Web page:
Jack Osborne emailed me with a question. His blog layout shows single posts at a time, with a set of arrows to navigate forward and backward in time. This works great on the single.php page where you can use
prev_post_link(), but those don't work on the index.php file.
Jack wrote up the solution I sent him.
The first printing of the print version of our book is sold out. We are in the process of updating the book to add all the new stuff up to WordPress 2.9.1, as well as some new secret awesome bonus stuff. We've decided to hold off on the second printing until that is ready (next month). When it is done, everyone who has already purchased will of course be getting it as a free update.
David Hollander of SparkWeb Interactive sent us in a little code clip for inserting Google Maps into Posts/Pages by the use of shortcodes. Google actually has copy-and-pastable iframe code already in Google Maps that is really easy to snag, but David was having problems with the Visual text editor screwing up the code when saving the Post. With a short code, no problem.
In my WordPress Wishes post, I mentioned something I thought would be cool: the ability to "feature" or "bury" comments. This would be very simple, just a few extra links when viewing the comment moderation list in the Admin area.
“In 2010 WordPress will get a new Default Theme, replacing the beloved/hated Kubrick Theme with a new Theme called 2010. I’ve got opinions on the matter. Oh, do I have opinions. I’ve even gone so far as to create a working idea for a new Default WordPress Theme. Read on to find out more.”
The default output for WordPress’
post_class template tag includes class names for just about every type of page view imaginable:
1) If you update and forget to re-activate (somewhat hard to do since it reminds the shit out of you on every page of the admin), it could cause problems.
2) We are forced to see Michael's large promotional/donation blocks up in our faces above where we can reactivate. I'm all for plugin authors making as much money as they can, but this seemed to me a bit too far.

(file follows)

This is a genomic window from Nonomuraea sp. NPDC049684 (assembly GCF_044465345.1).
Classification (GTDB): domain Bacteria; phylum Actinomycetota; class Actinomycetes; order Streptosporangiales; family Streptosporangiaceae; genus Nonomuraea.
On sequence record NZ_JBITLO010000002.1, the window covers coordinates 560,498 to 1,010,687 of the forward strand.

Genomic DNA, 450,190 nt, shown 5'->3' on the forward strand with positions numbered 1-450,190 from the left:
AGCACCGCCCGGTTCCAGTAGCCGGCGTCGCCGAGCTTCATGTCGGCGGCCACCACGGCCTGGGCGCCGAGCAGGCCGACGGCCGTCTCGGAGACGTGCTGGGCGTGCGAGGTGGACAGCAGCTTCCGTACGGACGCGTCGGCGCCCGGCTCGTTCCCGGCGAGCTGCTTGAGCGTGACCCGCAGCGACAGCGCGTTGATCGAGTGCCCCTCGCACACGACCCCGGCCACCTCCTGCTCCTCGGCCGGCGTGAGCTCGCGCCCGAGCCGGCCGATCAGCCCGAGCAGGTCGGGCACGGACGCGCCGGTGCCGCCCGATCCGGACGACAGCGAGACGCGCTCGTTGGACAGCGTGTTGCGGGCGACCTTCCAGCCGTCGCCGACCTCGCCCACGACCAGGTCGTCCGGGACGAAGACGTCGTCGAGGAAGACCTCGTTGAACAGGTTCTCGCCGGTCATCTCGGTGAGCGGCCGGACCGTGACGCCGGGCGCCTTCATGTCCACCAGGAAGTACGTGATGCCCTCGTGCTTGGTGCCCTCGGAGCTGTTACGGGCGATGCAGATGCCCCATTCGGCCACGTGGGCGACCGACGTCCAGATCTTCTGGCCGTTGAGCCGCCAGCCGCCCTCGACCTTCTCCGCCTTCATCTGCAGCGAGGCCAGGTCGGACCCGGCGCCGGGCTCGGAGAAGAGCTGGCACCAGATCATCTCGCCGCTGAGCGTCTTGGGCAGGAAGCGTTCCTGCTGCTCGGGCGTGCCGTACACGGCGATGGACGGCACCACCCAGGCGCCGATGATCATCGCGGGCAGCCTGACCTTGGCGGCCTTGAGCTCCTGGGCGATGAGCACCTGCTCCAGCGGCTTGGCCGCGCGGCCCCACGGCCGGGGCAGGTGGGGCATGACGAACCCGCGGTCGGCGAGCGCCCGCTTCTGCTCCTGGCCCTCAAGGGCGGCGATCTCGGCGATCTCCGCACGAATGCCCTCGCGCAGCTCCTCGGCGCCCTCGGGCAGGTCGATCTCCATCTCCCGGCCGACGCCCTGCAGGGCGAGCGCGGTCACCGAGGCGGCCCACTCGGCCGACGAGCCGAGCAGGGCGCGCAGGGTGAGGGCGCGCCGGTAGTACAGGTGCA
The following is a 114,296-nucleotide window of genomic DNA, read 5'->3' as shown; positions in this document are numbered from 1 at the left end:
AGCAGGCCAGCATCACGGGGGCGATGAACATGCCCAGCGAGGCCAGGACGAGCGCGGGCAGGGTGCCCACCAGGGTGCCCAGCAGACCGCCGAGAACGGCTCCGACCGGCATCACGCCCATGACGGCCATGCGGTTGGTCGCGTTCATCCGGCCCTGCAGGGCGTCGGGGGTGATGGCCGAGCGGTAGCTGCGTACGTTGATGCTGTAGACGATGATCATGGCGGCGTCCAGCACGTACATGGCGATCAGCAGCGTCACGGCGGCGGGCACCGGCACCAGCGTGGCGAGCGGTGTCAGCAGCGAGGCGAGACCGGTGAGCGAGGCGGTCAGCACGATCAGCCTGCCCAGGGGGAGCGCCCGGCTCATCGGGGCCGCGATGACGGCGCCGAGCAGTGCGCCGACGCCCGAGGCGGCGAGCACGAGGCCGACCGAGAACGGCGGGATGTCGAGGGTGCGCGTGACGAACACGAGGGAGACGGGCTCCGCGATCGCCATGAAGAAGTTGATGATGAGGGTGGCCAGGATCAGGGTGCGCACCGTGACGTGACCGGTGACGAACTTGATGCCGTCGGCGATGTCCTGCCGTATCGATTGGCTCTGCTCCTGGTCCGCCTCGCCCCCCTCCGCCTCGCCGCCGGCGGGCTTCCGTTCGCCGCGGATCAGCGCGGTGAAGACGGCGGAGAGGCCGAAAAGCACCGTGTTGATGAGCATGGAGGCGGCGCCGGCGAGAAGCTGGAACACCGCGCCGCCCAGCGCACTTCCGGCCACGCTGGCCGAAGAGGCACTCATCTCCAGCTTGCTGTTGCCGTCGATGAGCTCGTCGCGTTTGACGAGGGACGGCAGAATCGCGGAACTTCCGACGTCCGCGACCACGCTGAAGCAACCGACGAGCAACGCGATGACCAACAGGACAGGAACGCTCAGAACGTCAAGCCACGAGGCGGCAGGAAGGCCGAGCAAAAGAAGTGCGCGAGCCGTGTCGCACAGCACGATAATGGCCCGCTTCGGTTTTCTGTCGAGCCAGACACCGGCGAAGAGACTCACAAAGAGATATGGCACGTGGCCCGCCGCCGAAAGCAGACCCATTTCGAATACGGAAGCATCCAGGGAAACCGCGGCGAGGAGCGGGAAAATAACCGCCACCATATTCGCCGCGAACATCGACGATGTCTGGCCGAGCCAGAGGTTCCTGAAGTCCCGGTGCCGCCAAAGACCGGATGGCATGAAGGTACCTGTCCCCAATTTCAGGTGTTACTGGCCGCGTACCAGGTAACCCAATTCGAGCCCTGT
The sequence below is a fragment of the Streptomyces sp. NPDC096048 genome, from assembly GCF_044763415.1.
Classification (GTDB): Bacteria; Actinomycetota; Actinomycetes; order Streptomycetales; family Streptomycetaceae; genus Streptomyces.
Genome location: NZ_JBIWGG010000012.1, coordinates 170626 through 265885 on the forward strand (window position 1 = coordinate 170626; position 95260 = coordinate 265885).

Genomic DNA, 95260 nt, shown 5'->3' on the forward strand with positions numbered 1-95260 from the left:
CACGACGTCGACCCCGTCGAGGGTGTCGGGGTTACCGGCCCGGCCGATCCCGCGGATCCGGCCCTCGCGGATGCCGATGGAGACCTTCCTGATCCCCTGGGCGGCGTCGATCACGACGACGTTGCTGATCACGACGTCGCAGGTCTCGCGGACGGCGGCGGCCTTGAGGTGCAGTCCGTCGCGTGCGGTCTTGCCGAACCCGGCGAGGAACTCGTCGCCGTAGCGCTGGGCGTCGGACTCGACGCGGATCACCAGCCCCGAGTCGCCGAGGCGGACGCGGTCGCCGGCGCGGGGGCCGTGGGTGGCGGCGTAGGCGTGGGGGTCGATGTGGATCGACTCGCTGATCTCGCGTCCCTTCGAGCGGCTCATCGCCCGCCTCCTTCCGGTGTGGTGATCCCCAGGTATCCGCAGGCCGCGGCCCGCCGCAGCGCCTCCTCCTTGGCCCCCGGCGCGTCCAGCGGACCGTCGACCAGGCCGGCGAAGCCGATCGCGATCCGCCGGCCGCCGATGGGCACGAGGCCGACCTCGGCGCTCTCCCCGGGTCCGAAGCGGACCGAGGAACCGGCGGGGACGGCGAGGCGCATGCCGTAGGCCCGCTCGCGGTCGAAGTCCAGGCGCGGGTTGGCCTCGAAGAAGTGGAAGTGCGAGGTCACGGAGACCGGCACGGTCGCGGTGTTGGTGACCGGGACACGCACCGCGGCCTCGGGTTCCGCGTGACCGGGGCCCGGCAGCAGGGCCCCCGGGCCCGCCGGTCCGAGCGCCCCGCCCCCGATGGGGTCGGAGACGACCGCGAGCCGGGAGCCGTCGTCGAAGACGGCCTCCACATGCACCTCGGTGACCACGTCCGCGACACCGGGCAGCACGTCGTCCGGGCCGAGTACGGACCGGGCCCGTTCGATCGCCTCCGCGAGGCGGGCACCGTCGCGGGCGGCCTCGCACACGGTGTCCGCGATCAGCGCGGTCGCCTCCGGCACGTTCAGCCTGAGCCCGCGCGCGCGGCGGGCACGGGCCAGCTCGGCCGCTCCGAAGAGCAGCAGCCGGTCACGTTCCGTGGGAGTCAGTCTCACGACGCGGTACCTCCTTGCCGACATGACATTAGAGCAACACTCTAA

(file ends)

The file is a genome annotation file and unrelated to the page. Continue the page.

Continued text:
3) I really like the plugin and use it on all my sites and wish it was closer to my version of perfect.
Happy New Year all! I'm looking forward to what will hopefully be an awesome year, with WordPress and otherwise. I thought I'd take the opportunity to wish-o-wish upon a star and toss out some things I think would be really cool to see happen in the exciting world of WordPress.
Jason Schuller with a nice and clean technique for showing Flickr photos in a WordPress theme without any third-party code. It uses the native fetch_feed() SimplePie stuff that ships with WordPress and a helper class.
Editor's note: 404 link removed.
Everyone who has been using WordPress for any length of time should be familiar with the good ol’
--> tag. When you are writing a post, inserting the
--> tag within the post text will create an excerpt out of any text/markup that precedes it. The post will then show the default “more...” link that readers may click to view the entire post. When the
more tag is used, the post’s excerpt will be displayed on all non-single views, such as category, tag, and archive views; the entire post content will only be displayed on single-post views. Let's look at a quick example..
If you have been waiting to buy the book until the real print version is available, today is the day! The print version of Digging Into WordPress the book is now available here. We'll probably talk more about the journey through the entire process of creating this book at a later date, but for now, let's check out the book!
A reader recently asked about how to develop a theme on a live site such that:
- All visitors will see the current theme
- Only the designer will see the new theme
- All site plugins will work with the new theme
- Smooth transition between old and new theme at launch
These are the main concerns, but there are a few other details that need addressed to ensure smooth theme development on a live site. Let’s take a look at how to achieve these goals and effectively develop themes behind the scenes.
When someone comments on your site, cookies with the information the entered are saved to their computers. WordPress makes it easy to access that information. In fact, in your comments.php template they are ready-to-go PHP variables you can spit out anywhere you'd like. Let's take a look.